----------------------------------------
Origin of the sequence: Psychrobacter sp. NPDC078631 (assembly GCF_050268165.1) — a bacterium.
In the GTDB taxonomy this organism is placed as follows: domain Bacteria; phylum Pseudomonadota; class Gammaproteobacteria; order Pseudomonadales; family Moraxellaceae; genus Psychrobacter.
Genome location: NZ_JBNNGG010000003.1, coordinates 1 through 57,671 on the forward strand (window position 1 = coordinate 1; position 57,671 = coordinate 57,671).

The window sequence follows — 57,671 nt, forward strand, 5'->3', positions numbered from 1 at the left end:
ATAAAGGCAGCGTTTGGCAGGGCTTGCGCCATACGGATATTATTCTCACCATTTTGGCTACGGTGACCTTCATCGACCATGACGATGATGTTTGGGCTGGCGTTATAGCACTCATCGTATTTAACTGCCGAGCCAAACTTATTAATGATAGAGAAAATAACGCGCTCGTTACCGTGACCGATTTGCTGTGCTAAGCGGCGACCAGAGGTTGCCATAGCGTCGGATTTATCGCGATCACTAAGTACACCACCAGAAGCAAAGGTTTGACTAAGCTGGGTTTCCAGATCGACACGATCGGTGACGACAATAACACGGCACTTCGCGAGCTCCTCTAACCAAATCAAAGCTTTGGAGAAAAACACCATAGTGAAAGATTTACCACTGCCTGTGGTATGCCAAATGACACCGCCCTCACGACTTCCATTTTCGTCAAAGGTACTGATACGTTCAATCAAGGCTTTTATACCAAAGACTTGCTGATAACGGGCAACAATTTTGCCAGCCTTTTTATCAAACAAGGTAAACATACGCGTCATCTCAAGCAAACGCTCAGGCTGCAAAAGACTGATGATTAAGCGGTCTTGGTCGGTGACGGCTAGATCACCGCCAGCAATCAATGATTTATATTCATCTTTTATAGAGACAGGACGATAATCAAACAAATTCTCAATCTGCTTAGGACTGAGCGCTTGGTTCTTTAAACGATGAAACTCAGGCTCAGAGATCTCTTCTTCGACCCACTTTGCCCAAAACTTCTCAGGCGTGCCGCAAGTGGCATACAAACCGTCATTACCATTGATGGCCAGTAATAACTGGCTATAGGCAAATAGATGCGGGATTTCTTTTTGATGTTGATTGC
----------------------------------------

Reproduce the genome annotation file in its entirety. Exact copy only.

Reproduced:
Origin of the sequence: Psychrobacter sp. NPDC078631 (assembly GCF_050268165.1) — a bacterium.
In the GTDB taxonomy this organism is placed as follows: domain Bacteria; phylum Pseudomonadota; class Gammaproteobacteria; order Pseudomonadales; family Moraxellaceae; genus Psychrobacter.
Genome location: NZ_JBNNGG010000003.1, coordinates 1 through 57,671 on the forward strand (window position 1 = coordinate 1; position 57,671 = coordinate 57,671).

The window sequence follows — 57,671 nt, forward strand, 5'->3', positions numbered from 1 at the left end:
ATAAAGGCAGCGTTTGGCAGGGCTTGCGCCATACGGATATTATTCTCACCATTTTGGCTACGGTGACCTTCATCGACCATGACGATGATGTTTGGGCTGGCGTTATAGCACTCATCGTATTTAACTGCCGAGCCAAACTTATTAATGATAGAGAAAATAACGCGCTCGTTACCGTGACCGATTTGCTGTGCTAAGCGGCGACCAGAGGTTGCCATAGCGTCGGATTTATCGCGATCACTAAGTACACCACCAGAAGCAAAGGTTTGACTAAGCTGGGTTTCCAGATCGACACGATCGGTGACGACAATAACACGGCACTTCGCGAGCTCCTCTAACCAAATCAAAGCTTTGGAGAAAAACACCATAGTGAAAGATTTACCACTGCCTGTGGTATGCCAAATGACACCGCCCTCACGACTTCCATTTTCGTCAAAGGTACTGATACGTTCAATCAAGGCTTTTATACCAAAGACTTGCTGATAACGGGCAACAATTTTGCCAGCCTTTTTATCAAACAAGGTAAACATACGCGTCATCTCAAGCAAACGCTCAGGCTGCAAAAGACTGATGATTAAGCGGTCTTGGTCGGTGACGGCTAGATCACCGCCAGCAATCAATGATTTATATTCATCTTTTATAGAGACAGGACGATAATCAAACAAATTCTCAATCTGCTTAGGACTGAGCGCTTGGTTCTTTAAACGATGAAACTCAGGCTCAGAGATCTCTTCTTCGACCCACTTTGCCCAAAACTTCTCAGGCGTGCCGCAAGTGGCATACAAACCGTCATTACCATTGATGGCCAGTAATAACTGGCTATAGGCAAATAGATGCGGGATTTCTTTTTGATGTTGATTGC